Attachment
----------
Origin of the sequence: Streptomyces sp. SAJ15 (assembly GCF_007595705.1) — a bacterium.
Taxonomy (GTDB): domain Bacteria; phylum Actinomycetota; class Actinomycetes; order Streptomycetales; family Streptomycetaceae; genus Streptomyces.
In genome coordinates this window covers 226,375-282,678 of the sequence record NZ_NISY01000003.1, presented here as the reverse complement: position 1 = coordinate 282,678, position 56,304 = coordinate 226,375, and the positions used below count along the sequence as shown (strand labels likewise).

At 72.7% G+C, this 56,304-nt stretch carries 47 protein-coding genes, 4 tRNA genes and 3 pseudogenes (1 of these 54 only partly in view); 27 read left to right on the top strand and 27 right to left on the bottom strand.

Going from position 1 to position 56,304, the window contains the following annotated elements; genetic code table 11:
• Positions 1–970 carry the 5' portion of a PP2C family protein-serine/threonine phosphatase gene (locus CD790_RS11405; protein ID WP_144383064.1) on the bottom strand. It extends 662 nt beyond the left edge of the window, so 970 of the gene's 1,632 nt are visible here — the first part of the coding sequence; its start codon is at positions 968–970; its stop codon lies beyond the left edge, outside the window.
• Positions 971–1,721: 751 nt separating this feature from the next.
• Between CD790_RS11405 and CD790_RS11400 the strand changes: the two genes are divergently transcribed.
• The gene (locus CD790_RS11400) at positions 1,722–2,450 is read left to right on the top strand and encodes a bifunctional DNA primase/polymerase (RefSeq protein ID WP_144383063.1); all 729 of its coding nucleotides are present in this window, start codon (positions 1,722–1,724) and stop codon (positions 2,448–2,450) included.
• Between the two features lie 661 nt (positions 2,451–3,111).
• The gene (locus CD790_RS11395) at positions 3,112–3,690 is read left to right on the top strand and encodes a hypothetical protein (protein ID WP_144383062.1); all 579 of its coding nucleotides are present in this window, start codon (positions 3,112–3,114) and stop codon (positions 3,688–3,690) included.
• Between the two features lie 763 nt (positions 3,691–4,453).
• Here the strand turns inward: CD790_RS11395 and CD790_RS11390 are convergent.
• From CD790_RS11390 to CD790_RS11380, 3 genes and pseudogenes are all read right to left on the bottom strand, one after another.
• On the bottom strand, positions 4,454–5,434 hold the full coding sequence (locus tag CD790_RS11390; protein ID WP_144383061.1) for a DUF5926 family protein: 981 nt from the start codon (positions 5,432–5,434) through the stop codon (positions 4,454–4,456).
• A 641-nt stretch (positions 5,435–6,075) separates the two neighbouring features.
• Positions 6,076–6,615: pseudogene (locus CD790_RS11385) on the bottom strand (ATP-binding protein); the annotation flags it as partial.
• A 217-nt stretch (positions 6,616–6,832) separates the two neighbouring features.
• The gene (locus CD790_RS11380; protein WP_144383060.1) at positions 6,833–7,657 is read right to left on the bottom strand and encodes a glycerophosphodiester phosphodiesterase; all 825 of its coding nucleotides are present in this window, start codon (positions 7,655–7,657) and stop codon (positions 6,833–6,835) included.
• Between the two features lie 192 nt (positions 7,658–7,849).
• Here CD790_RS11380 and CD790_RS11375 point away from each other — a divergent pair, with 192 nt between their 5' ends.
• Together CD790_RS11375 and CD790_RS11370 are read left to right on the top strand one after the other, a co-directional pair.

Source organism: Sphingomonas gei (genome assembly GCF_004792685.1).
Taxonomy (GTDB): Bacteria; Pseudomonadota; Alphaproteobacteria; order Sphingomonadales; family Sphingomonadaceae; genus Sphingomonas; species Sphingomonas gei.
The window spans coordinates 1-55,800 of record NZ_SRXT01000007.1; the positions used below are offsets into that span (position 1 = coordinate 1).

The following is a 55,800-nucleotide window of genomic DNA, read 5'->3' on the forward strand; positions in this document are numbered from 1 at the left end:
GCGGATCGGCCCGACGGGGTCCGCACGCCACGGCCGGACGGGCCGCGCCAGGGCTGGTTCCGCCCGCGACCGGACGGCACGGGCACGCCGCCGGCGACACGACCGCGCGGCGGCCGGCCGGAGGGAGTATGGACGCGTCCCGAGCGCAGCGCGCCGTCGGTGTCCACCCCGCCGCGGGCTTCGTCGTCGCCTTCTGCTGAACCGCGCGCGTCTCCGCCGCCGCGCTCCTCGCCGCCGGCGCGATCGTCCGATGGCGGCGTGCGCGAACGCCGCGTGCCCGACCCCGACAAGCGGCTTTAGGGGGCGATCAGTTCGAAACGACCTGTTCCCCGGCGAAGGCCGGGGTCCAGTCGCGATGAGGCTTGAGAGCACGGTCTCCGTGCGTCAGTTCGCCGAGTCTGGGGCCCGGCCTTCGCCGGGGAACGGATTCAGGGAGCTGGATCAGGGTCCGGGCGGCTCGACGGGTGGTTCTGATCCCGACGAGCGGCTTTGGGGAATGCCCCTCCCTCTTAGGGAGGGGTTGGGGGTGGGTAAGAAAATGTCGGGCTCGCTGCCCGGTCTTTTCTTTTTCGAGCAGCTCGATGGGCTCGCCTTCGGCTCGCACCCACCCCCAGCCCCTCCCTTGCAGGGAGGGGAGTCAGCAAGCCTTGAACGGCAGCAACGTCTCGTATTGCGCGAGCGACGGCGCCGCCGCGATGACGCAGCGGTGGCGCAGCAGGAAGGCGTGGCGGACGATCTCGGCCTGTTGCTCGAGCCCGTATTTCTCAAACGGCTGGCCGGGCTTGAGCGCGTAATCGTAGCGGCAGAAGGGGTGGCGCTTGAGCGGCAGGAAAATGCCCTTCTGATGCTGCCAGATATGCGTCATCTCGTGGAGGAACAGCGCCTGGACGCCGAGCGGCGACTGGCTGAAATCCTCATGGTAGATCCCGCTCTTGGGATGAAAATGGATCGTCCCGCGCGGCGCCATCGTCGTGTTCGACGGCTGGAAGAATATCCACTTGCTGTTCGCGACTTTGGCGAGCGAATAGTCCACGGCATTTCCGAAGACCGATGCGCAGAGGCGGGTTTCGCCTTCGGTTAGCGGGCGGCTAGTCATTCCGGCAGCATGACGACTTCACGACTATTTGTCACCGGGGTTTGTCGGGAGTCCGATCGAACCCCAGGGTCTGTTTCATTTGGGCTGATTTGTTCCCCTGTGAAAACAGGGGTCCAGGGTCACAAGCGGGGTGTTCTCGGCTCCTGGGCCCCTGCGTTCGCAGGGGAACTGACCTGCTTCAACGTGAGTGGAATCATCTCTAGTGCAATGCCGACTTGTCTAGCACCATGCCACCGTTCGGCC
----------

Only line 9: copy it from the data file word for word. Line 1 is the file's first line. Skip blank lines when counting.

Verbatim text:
• The gene (locus CD790_RS11400) at positions 1,722–2,450 is read left to right on the top strand and encodes a bifunctional DNA primase/polymerase (RefSeq protein ID WP_144383063.1); all 729 of its coding nucleotides are present in this window, start codon (positions 1,722–1,724) and stop codon (positions 2,448–2,450) included.